COVID-19 case load becomes critical in Northeast Tennessee

(Photo: South Agency/Getty Images)
(Photo: South Agency/Getty Images)

In a 21 county region encompassing northeast Tennessee and parts of Virginia, North Carolina and Kentucky, officials at one hospital chain say they are on the verge of exceeding their capacity to care for coronavirus and other patients.

Ballad Health provides the vast majority of hospital care in the region known as the Appalachian Highlands — a predominantly rural area about the size of New Jersey with about 1.2 million people.

Last week, officials reported 136 patients hospitalized with COVID-19 — the highest number of cases since the outbreak began. 

  We're extremely worried . . . we're having larger numbers of cases today and that's going to equate to more hospitalizations and more deaths in our region.    – Eric Deaton, Ballad Health

At least 40 nurses are positive for the virus, further straining the ability to provide patient care.  Late Friday, the hospital reported 22 staff and six patients had tested positive in a single unit of Johnson City Medical Center. It was not immediately known if the additional reported cases overlapped with the 40 earlier reported. 

“In the Appalachian Highlands we’re really at a new point when it comes to the pandemic across our region,” said Eric Deaton, chief administrative officer. 

“We have seen an 80 percent — that’s ‘eight-0’ — percent growth in cases in the past two weeks.”

“We’re extremely worried about what’s happening today. We’re mostly concerned about what’s happening going forward. Because we’re having larger numbers of cases today and that’s going to equate to more hospitalizations and more deaths in our region.”

The healthcare giant straddles four states. Three out of the four have statewide mask mandates, with Tennessee as the only exception. Gov. Bill Lee has declined to issue one, saying the decision is best left to local leaders. In the ten Tennessee counties served by the hospital chain, seven mayors have extended mask mandates through October 30. Three counties have no mandate.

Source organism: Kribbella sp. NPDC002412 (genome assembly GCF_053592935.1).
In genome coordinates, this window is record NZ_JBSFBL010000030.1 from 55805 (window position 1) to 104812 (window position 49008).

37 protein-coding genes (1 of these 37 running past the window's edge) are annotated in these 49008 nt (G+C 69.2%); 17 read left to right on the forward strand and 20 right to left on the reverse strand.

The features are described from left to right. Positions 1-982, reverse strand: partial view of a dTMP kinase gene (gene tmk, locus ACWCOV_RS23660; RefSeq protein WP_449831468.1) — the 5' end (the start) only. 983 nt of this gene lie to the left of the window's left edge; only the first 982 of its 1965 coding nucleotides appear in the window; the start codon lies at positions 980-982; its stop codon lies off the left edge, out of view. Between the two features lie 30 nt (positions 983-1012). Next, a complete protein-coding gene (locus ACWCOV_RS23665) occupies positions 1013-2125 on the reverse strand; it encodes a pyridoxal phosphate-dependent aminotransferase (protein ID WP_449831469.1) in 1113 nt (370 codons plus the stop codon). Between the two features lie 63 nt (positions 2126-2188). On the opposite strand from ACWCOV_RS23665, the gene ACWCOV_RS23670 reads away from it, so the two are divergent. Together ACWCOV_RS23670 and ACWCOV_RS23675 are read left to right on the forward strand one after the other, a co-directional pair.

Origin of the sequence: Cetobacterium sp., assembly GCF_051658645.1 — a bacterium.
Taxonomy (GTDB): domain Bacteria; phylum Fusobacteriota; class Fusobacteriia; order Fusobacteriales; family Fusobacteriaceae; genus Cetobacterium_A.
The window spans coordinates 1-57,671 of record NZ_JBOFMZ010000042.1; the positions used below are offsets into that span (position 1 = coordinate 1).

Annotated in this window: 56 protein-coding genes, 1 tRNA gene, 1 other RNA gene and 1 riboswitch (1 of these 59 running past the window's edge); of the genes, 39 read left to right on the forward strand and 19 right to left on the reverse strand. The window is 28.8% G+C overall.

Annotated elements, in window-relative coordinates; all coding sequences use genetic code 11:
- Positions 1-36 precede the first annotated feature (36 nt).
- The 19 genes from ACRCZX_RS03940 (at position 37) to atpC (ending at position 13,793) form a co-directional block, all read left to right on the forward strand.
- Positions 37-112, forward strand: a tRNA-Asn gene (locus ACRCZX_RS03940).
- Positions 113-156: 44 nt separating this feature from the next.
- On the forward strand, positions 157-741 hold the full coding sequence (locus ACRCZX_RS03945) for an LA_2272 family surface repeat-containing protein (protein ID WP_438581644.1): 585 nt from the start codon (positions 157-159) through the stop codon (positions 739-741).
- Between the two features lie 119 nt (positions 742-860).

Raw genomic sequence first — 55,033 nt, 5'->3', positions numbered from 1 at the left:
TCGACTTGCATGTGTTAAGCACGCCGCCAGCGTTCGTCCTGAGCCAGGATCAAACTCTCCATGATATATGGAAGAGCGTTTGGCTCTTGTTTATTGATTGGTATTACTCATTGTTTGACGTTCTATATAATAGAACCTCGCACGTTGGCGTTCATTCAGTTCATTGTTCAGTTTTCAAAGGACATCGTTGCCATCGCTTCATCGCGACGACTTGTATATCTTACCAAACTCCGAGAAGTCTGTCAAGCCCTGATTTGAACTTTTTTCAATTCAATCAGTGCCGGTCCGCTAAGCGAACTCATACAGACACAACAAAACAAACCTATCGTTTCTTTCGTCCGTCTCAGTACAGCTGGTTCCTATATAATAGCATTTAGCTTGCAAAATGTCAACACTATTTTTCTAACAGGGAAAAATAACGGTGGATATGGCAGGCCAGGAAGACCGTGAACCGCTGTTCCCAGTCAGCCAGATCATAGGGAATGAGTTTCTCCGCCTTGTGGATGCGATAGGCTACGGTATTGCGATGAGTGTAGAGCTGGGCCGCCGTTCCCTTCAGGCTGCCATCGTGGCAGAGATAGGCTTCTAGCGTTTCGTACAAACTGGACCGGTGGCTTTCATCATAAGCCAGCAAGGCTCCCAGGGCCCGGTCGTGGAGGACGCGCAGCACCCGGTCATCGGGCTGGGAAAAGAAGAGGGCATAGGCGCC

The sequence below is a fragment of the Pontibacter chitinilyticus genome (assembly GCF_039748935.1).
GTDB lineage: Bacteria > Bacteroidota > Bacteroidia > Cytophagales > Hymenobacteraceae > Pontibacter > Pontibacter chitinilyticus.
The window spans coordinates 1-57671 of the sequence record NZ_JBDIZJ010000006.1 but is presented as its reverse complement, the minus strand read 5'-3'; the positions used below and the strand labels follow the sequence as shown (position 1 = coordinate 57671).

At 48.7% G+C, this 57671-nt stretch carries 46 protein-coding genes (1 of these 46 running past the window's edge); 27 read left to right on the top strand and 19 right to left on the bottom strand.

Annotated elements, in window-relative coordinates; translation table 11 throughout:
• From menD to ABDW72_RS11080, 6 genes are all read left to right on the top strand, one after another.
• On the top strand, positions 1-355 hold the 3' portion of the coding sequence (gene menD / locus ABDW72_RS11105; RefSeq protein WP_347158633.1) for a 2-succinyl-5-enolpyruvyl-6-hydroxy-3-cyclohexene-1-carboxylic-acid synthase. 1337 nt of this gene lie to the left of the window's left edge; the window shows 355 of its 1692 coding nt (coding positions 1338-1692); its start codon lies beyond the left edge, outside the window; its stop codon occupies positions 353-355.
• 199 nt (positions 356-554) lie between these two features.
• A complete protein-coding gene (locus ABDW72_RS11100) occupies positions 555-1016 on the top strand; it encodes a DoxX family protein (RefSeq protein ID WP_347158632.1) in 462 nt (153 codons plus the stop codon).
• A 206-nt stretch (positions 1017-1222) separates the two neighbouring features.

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Just like other parts of the state, and the country, there has been persistent resistance to masking even as healthcare officials have stressed its importance in containing a virus that has now claimed the lives of more than 3,100 Tennesseans and infected upwards of 244,000 people in the state. Protestors have shown up to protest mask orders at school board meetings and rallied in downtown Johnson City and Kingsport. Ballad Health officials in a mid-July sent letter to northeast Tennessee mayors urging a unified response from the region to mask mandates.

In a news conference last week, Ballad CEO and Chairman Alan Levine selected his words carefully in addressing resistance to mask-wearing he said he continues to see in the community. 

“If you watch the national news and you talk to people in the community, it’s evident that folks are making their own choices,” Levine said.  “Our plea today is not to tell people what to do. What we’re trying to explain to people today is that the numbers you’re seeing here, with respect to the volume of patients we are seeing and the impact and the cascading effect of the impact on the region’s health delivery system — those issues are real; those consequences are real.”

Beginning Monday, the hospital has made the first of what they said could be a series of cutbacks on elective care. About 25% of certain elective procedures will be deferred at Ballad’s Holston Valley Medical Center in Kingsport. Officials said they may make additional cuts at hospitals in Johnson City and Bristol this week. 

Hospital officials are projecting that based on the 1800 new cases in their services area reported in the prior week, they expect to see an additional 110 hospitalizations in the coming ten days — and 35 deaths. 

“What is going to happen in the next two weeks is going to happen no matter what because of the seven to 10 day lag period from the time someone is exposed to hospitalization,” Levine said. “We are right now on the cusp of the limits in certain facilities to care for the COVID patients and all of the elective and other types of admissions that we are trusted to care for.”